The receiver'"'"'s SDNA Entity 86 then determines the visibility of the requested service given the sender'"'"'s credentials and the receiver'"'"'s policy (see Section 4.6). If the requested service is visible, the receiver'"'"'s SDNA Entity generates a key and saves the key in the database using the session ID as part of the index.
The receiver'"'"'s SDNA Entity 86 sends the session ID and key back to the Intermediate Node 84.
The Intermediate Node 84 then saves the key with the session ID and sends the session ID and key to the sender'"'"'s SDNA Entity 82.
Finally, the sender'"'"'s SDNA Entity 82 saves the key with the session ID and completes the key setup for the connection.
After the key setup, the two Endpoints 80, 88 can exchange data.
Since the key exchange happens before the metadata construction and verification can be applied, a Public Key Infrastructure (PKI)-based SSL connection is used for the whole key exchange procedure to keep it secure. The port 4433 on Intermediate Nodes and the port 4434 on Endpoint and Gateway nodes are reserved for the SSL connections. (These ports should be configurable during system deployment). Each SDNA node has a private key and a public key certificate. The key/certificate pair is generated in the initial configuration of each node. The user can replace the key/certificate afterwards using the Northbound Interface and ACC.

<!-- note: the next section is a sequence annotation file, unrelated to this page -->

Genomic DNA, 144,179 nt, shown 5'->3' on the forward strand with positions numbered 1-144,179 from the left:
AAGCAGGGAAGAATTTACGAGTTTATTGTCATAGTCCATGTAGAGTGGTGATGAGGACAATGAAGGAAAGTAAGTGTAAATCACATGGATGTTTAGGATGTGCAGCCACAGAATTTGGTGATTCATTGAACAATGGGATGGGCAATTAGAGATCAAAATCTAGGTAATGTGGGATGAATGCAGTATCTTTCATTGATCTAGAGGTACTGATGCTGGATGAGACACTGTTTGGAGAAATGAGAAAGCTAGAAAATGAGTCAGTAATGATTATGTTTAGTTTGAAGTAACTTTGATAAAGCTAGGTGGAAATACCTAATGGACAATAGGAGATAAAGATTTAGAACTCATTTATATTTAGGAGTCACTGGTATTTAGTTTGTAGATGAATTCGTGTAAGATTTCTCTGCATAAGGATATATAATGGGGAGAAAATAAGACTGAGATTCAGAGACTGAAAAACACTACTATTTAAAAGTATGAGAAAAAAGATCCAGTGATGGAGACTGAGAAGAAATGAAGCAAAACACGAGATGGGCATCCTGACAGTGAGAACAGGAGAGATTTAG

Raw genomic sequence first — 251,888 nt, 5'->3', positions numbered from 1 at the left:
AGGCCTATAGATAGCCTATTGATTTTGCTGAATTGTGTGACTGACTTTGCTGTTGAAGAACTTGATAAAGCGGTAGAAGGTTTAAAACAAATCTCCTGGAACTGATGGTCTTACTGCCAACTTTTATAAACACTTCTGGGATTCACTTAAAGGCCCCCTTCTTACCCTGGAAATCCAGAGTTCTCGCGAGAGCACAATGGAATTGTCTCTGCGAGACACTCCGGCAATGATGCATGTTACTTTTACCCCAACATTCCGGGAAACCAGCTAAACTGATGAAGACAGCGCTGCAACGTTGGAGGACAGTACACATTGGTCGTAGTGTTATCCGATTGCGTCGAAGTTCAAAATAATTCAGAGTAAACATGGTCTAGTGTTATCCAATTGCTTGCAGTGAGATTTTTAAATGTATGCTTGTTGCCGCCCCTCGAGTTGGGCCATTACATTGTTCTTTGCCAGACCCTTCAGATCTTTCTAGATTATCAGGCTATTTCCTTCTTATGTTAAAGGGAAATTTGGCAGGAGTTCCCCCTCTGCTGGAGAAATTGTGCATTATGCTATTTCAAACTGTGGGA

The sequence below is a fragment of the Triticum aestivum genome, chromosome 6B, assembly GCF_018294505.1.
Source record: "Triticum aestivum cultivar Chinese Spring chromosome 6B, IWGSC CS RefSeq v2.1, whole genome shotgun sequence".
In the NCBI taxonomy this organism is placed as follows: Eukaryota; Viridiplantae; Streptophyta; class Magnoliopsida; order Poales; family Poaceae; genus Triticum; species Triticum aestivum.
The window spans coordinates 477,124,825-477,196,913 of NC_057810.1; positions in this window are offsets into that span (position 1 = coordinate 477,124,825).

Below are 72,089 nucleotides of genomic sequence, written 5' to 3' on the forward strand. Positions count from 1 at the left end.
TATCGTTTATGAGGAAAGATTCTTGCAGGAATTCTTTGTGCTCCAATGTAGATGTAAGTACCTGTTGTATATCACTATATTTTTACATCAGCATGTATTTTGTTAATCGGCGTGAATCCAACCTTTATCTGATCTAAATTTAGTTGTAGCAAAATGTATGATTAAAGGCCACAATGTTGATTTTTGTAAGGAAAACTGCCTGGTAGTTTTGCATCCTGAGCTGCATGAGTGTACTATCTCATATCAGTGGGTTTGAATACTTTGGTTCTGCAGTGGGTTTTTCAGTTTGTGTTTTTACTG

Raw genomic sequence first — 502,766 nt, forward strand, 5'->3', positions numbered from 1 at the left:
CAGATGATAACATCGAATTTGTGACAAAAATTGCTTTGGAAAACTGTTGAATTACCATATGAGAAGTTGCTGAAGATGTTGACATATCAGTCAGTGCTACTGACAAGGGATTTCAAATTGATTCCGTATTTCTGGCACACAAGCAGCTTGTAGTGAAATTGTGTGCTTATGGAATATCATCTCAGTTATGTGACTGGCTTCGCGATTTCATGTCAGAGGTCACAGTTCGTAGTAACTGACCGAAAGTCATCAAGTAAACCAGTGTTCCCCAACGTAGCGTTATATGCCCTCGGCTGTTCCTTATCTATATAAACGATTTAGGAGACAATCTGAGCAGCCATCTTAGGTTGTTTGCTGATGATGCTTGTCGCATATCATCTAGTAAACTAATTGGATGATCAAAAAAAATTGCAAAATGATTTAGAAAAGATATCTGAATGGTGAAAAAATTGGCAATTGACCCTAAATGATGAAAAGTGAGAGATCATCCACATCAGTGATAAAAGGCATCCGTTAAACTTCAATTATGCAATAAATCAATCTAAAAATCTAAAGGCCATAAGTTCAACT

The SDNA secret key is saved in the memory of SDNA Entity in following structure:
The Key Structure is associated with the source and destination IP pair and saved in the Session Map. The key structure not only includes the 30 bytes secret key with the device type and session ID, but also includes a timestamp and the rewrite IP. The rewrite IP is used for IP forwarding. The timestamp is the time in seconds since Epoch when the key is used. If the key on the sender has not been used after 2 minutes, it will expire. The sender will delete the key record and inform the other SDNA node on the path to delete the records for this key, via key exchange channel (port 4433 on Intermediate Nodes and the port 4434 on Endpoint and Gateway nodes). If the connection has not ended and a new packet is about to be sent from an Endpoint or Gateway, SDNA Entity cannot find the key, then it will initialize a new key set up and exchange to resume the connection.